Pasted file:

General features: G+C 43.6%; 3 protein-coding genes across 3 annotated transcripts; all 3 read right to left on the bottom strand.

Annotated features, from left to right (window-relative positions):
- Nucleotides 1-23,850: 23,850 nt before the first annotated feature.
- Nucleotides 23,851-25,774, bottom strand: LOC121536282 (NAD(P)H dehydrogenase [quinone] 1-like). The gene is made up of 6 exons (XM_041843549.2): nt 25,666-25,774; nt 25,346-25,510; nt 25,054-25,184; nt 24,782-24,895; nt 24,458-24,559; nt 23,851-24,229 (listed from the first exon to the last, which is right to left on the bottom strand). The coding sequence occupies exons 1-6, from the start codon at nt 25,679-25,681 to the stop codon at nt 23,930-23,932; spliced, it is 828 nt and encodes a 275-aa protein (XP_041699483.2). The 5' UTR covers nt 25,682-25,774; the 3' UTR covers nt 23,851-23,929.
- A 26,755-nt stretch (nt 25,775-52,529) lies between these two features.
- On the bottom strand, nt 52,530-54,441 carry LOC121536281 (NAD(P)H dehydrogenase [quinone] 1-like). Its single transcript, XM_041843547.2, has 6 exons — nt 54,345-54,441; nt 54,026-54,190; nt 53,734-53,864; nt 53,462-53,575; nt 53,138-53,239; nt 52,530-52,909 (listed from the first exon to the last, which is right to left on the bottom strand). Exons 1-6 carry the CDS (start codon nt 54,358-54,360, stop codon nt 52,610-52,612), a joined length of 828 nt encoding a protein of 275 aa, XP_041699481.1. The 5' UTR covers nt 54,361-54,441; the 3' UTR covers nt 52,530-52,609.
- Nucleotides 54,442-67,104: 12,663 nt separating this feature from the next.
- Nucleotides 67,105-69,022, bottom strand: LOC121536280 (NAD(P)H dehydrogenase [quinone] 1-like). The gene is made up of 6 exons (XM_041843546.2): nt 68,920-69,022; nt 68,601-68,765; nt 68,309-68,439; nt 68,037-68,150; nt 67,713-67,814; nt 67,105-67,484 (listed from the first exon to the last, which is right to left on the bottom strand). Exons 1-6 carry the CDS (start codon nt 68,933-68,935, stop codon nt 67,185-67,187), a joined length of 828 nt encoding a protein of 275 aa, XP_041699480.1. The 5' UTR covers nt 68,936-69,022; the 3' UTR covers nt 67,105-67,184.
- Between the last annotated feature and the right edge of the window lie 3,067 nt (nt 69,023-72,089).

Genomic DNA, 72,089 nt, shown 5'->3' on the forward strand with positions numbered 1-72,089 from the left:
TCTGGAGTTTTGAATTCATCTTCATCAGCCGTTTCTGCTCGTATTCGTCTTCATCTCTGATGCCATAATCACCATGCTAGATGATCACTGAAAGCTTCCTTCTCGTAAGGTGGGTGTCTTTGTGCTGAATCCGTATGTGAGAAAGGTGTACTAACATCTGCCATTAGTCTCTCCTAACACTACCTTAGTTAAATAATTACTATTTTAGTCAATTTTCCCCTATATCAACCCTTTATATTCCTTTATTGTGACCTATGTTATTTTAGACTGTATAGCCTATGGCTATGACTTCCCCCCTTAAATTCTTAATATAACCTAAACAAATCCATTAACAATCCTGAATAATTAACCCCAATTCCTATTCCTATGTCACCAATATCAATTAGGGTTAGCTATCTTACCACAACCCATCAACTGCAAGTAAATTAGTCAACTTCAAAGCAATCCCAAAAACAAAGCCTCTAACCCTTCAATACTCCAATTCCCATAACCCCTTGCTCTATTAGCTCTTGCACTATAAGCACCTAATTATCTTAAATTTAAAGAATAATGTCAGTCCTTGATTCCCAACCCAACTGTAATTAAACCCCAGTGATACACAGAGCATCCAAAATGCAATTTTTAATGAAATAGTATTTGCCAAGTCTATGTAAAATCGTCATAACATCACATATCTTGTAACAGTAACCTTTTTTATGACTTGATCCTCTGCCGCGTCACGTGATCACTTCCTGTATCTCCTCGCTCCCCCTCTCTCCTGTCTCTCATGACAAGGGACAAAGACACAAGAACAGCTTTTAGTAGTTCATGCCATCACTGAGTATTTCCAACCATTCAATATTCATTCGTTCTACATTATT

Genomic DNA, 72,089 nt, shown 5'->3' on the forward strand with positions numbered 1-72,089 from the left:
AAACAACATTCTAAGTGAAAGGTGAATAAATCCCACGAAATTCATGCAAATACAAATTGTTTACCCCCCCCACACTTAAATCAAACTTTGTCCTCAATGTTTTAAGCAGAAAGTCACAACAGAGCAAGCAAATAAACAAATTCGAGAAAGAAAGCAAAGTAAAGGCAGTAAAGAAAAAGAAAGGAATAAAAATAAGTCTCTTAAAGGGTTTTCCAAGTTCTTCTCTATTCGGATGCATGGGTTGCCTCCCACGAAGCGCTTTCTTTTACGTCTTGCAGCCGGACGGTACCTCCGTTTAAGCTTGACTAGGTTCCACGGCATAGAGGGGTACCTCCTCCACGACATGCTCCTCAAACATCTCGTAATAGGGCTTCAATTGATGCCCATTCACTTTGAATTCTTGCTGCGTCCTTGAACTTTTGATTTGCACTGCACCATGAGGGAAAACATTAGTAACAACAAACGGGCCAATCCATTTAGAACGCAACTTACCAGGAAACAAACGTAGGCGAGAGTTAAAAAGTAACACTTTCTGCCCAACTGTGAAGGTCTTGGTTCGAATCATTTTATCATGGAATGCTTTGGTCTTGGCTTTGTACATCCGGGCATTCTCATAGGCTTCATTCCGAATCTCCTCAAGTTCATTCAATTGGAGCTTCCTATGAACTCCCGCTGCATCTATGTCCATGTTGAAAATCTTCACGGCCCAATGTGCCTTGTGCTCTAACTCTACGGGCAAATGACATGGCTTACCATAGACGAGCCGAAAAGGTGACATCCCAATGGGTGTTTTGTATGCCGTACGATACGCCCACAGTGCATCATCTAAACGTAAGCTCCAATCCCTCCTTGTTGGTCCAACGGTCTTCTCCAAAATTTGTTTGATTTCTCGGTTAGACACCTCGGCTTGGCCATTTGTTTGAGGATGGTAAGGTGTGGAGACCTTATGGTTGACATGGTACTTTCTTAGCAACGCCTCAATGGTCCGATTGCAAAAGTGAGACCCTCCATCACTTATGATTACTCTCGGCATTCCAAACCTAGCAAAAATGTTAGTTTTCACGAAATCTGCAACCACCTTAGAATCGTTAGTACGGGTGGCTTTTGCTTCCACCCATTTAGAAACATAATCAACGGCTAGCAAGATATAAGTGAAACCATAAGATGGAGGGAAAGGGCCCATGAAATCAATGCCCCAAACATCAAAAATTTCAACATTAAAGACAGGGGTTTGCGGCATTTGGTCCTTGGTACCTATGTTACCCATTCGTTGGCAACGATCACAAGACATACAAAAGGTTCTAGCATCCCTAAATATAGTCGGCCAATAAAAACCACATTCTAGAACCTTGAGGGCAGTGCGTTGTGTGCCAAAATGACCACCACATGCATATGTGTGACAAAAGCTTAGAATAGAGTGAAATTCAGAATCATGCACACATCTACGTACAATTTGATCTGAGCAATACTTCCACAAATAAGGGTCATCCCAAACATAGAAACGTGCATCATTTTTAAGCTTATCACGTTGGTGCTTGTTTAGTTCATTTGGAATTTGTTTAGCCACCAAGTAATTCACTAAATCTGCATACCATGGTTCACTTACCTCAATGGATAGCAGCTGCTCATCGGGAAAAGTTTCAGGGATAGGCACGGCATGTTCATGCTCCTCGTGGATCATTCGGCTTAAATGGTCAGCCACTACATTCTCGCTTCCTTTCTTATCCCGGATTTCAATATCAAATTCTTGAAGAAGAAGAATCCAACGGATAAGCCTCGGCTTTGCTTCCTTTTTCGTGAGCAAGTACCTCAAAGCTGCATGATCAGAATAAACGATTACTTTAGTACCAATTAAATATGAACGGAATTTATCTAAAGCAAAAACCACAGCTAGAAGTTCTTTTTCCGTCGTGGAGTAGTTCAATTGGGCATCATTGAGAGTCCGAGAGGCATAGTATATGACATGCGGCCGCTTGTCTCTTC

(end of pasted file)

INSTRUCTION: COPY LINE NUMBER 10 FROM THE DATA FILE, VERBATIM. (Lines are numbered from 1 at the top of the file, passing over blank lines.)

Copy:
Genomic DNA, 72,089 nt, shown 5'->3' on the forward strand with positions numbered 1-72,089 from the left: